Sonny Moore, also known as Skrillex, is in a very convenient position in his career. He may not be making the most money in the music industry, he doesn’t have the most Facebook fans and he definitely isn’t the most critically acclaimed artist. Still, there are few musicians who are in the same spot he’s in; the spot where he can do practically whatever he wants because nobody’s going to change their mind about him.
We can all only dream of being there. Imagine knowing for a fact that the people who hate you will continue to hate you no matter what you do, and that the people who like you are likely to stick with you, as long as you continue to meet their expectations.
Ever since he released “My Name is Skrillex” in 2010, Moore has been releasing some of the finest dance music in recent years, improving every year and adding a little something new with each release. But, he’s still a punching bag for critics and (mainly) the Internet, being a go-to representation of everything wrong with modern music. That is, of course, ridiculous. If Moore’s “Bangarang” (2011) represents everything wrong with modern music, we’re living in utopia.
Skrillex is not terrible in the least. Rather, he’s a talented electro musician who doesn’t try to break new ground. He may just be following the example of musicians who came before him, but he follows their examples well. At the very least, he knows how to write a hook.
“Leaving,” his new EP, was released under interesting circumstances, being uploaded in its entirety to his YouTube page. Two of the three tracks, “The Reason” and “Leaving,” were recorded in hotel rooms, while “Scary Bolly Dub” is, according to Moore, used mostly as a DJ tool. That sounds like something that could potentially result in a sloppy EP, but “Leaving” is surprisingly up to par with previous Skrillex records.
And that’s pretty much all people need to know before listening to “Leaving.” If you liked “Bangarang,” you’ll probably like “Leaving.” But if, like me, you love “Bangarang” for being the fun, poppy experience it is, you’ll probably find “Leaving” a bit lacking in that department.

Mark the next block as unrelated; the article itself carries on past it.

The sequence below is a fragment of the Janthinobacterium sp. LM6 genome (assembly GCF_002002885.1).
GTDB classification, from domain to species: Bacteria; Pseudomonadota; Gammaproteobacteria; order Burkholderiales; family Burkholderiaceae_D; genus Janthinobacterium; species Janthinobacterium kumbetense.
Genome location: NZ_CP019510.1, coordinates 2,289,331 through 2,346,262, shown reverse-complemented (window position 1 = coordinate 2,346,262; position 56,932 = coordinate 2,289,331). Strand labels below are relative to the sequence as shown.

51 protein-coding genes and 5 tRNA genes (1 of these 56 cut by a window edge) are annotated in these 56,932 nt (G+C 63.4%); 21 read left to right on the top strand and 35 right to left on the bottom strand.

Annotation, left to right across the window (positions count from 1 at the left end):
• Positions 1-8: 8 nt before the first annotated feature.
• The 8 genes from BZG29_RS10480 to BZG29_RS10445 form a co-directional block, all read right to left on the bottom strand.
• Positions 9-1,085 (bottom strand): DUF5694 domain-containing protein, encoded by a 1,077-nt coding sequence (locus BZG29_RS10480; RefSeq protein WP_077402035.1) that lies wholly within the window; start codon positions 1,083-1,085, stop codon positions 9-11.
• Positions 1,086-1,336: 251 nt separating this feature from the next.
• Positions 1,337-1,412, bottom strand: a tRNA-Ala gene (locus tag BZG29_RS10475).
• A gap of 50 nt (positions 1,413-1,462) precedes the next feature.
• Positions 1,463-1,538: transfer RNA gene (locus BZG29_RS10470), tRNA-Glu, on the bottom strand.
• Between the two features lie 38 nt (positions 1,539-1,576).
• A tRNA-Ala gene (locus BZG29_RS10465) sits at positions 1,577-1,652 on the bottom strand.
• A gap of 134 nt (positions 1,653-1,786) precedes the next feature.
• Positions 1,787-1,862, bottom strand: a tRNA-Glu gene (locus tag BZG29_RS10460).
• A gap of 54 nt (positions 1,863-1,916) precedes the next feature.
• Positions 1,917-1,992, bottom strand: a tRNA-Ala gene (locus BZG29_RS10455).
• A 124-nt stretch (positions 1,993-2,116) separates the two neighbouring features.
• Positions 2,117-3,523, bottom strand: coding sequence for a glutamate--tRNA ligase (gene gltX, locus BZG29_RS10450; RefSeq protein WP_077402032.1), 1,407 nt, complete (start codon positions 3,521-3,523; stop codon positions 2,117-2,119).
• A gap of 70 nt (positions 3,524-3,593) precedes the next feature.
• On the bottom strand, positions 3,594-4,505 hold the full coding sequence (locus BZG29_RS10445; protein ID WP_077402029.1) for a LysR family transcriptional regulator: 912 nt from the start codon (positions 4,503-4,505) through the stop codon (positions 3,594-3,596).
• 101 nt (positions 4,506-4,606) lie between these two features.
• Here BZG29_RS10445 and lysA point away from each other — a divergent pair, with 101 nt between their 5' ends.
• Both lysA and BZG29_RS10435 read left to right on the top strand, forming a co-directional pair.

I was worried about the EP as soon as I saw Spin describe it as “Burial-borrowing.” Burial is great, but the idea of Burial-esque Skrillex is as concerning as any concept brought forth in music in a long time. “Leaving,” thankfully, is not as Burial-borrowing as Spin claimed, but it’s still darker than past releases. The opening track “The Reason,” which was finished only an hour before the EP was released, is particularly downbeat. Meanwhile, the only track that is truly fun at a “Bangarang” level is “Scary Bolly Dub,” which is very easily the main highlight.
“Leaving” shows Skrillex going in a different direction. This time, the direction was even more critic friendly. Critics still aren’t buying though, and they probably won’t for a long time. The smartest thing he can do is realize this, and use it as a chance to explore, take chances and completely stop caring, while hopefully continuing to sound good. It will be fascinating to see which way he goes with his first full-length album, due for release this summer.
Key tracks: “Scary Bolly Dub.”